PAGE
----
Network imitates thermocouples

Abel Raynus


Thermocouples find widespread use for temperature measurement in systems. During system design or testing, you must observe the system's response at different temperatures. However, it's inconvenient to heat a thermocouple every time you need to check a system's performance. You can use the simple trick of touching the thermocouple with a hot soldering iron, but this method provides only rough, approximate results. The simple network in Figure 1 allows you to set a number of voltages equal to the thermocouples' outputs at given temperatures. A thermocouple's output is relatively in the tens of millivolts. The low level entails the use of a high-gain amplifier as a signal conditioner. These high-gain amplifiers are sensitive to noise. Susceptibility to noise is not a problem when the amplifier connects to a thermocouple, thanks to the thermocouple's output impedance of approximately 1 Ω. But during system testing, substituting a high-impedance source for the thermocouple can result in noise pickup that can drive the amplifier into saturation. Hence, the output impedance of the thermocouple imitator must be low, and the output must connect to ground between tests.

Network imitates thermocouples
Figure 1. This network allows you to emulate thermocouple outputs at various temperatures.

Figure 1 shows the thermocouple imitator for four temperatures. To obtain low output impedance, you set R2, R4, R6, and R8 to 1.3 Ω. To satisfy the between-tests grounding requirement, the momentary SPDT key switches connect to the chain in a way that, when you press no switch, the output connects to ground. By pressing a switch, you obtain one of the predetermined voltages from dividers R1/R2, R3/R4, R5/R6, or R7/R8 at the output. Assume, for example, imitator-equivalent temperatures of 550, 855, 900, and 1070 °F. You can find the voltages from a Chromel-Alumel thermocouple (Reference 1). But keep in mind that the voltages in the book apply only to a cold-junction temperature of 32°F. The working temperatures are always different, so you must recalculate the voltages. Assuming that the ambient temperature is approximately 100 °F, you can find the thermocouples' output voltages by subtracting 1.52 mV from the 32 °F value (Table 1). You can calculate the values of the divider resistors using the following equation:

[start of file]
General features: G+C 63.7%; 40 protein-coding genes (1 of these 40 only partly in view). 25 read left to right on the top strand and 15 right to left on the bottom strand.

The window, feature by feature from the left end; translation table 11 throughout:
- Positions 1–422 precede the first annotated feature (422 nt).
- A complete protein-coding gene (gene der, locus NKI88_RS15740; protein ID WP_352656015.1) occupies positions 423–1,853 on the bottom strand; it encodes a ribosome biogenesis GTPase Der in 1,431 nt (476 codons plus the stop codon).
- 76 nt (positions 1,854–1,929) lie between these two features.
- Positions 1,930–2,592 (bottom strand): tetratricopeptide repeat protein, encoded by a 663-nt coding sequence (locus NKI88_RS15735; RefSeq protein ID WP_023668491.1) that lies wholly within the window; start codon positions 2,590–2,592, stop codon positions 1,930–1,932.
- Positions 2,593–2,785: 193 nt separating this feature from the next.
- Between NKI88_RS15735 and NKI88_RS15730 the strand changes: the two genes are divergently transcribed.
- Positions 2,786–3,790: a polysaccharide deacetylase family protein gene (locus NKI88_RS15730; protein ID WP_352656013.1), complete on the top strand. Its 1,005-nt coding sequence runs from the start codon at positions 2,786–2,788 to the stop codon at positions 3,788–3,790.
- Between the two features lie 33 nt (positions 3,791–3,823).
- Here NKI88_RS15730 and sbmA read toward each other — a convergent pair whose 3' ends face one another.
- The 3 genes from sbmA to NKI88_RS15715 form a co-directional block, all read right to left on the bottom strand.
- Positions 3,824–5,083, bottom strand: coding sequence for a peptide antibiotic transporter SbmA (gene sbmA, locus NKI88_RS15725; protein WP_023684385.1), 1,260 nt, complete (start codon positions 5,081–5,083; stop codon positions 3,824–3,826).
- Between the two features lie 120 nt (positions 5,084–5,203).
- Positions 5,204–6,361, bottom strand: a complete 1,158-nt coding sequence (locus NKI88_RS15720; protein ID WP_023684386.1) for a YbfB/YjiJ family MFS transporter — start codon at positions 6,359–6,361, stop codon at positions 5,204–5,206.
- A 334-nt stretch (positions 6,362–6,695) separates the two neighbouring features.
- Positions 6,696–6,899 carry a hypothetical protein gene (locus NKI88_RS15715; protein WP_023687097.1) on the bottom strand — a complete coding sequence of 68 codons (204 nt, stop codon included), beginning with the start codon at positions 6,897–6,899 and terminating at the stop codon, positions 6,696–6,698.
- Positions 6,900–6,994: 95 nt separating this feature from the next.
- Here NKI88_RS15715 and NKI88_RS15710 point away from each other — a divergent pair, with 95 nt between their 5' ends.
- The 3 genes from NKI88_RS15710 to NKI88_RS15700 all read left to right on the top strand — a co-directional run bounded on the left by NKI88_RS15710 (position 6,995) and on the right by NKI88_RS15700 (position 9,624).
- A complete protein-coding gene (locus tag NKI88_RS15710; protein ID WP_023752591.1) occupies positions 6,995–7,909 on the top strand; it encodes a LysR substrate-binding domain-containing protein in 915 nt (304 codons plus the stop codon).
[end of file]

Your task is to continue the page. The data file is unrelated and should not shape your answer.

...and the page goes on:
where RU is the upper divider resistor, RL is the lower divider resistor, VCC is the power-supply voltage, and VOUT is the output voltage. To make the output-voltage adjustment easier, the upper divider resistor consists of a 200 Ω potentiometer in series with a fixed resistor.

Table 1. Correction for cold-junction temperature
Temperature (°F) Voltage at 320 °F (mV) Voltage at 1000 °F (mV)
550 11.71 10.19
855 18.82 17.3
900 19.89 18.37
1070 23.91 22.39


  1. The Temperature Handbook, Omega Engineering Inc, 2000.


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